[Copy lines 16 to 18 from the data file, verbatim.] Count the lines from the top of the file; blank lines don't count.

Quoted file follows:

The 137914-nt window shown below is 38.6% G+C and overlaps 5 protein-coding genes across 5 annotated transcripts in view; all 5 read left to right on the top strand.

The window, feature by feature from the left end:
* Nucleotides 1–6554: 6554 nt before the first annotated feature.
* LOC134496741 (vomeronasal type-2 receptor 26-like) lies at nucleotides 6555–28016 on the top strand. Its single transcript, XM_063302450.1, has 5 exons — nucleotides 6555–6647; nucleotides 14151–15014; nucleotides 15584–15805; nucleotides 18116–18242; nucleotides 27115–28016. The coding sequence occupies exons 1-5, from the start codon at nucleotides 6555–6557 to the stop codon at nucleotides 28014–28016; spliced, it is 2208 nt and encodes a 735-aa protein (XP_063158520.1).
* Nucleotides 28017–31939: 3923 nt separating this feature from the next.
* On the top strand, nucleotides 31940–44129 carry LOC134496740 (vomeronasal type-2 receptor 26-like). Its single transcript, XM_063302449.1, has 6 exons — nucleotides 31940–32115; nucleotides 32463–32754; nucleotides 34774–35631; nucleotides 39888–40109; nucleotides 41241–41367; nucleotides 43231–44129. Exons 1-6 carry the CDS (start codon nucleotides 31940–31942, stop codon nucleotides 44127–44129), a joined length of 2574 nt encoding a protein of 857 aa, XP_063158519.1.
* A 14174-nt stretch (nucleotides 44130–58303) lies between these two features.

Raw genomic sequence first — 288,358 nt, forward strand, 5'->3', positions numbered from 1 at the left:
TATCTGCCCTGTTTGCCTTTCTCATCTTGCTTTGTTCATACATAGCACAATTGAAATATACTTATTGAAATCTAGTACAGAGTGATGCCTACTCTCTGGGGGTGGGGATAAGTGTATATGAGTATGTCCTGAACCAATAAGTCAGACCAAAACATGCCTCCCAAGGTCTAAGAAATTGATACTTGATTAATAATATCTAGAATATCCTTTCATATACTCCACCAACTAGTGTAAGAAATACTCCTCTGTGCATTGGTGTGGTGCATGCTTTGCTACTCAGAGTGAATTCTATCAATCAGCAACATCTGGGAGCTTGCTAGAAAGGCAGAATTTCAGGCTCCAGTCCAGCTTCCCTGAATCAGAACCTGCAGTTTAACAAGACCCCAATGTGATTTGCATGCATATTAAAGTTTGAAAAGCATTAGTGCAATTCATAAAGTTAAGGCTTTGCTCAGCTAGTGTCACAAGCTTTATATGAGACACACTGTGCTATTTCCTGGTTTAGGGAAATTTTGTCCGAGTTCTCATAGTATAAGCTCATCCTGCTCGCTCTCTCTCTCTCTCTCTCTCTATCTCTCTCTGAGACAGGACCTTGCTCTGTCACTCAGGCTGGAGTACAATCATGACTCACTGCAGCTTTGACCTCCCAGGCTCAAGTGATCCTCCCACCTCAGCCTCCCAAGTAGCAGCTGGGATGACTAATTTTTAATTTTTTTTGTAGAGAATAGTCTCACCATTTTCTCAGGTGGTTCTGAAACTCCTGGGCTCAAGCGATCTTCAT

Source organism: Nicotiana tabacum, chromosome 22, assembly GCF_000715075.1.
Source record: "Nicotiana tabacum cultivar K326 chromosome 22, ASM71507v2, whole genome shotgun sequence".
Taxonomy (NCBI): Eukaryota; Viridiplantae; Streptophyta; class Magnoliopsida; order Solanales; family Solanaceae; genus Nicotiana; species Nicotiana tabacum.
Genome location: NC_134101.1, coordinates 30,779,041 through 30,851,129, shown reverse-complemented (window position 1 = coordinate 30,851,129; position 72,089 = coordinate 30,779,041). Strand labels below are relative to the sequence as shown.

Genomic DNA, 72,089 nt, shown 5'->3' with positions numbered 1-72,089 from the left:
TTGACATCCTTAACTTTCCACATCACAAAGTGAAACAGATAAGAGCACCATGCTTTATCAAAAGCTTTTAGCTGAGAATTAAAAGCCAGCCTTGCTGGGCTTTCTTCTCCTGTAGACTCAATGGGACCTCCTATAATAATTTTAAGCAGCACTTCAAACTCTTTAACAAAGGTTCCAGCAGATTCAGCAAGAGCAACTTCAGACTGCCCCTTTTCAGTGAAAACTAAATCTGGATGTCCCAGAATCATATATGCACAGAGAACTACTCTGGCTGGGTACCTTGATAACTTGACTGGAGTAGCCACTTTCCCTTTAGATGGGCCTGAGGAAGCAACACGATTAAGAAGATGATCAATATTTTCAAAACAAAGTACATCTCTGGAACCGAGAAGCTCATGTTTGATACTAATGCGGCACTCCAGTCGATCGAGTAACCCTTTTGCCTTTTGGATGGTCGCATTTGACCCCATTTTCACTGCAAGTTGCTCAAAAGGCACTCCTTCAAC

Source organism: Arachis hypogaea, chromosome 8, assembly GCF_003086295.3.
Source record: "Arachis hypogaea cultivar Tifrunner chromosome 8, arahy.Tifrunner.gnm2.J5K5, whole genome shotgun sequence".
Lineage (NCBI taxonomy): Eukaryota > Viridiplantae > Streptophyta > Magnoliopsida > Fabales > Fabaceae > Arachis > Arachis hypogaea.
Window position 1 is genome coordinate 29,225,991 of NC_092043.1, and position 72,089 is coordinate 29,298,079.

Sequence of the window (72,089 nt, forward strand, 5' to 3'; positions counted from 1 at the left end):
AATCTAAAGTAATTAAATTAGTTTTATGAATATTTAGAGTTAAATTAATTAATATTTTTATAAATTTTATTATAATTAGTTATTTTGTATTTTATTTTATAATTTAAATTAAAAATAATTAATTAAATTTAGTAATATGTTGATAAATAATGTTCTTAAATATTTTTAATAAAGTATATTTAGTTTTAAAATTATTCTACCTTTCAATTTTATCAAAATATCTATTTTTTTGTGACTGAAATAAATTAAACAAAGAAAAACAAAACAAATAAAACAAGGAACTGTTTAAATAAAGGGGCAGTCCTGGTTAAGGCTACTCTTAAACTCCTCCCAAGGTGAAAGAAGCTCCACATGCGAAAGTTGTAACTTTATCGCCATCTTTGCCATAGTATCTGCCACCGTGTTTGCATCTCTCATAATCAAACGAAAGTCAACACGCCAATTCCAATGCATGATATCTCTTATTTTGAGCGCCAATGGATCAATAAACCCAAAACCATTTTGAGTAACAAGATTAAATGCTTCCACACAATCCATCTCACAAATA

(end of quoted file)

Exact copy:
Source organism: Arachis hypogaea, chromosome 8, assembly GCF_003086295.3.
Source record: "Arachis hypogaea cultivar Tifrunner chromosome 8, arahy.Tifrunner.gnm2.J5K5, whole genome shotgun sequence".
Lineage (NCBI taxonomy): Eukaryota > Viridiplantae > Streptophyta > Magnoliopsida > Fabales > Fabaceae > Arachis > Arachis hypogaea.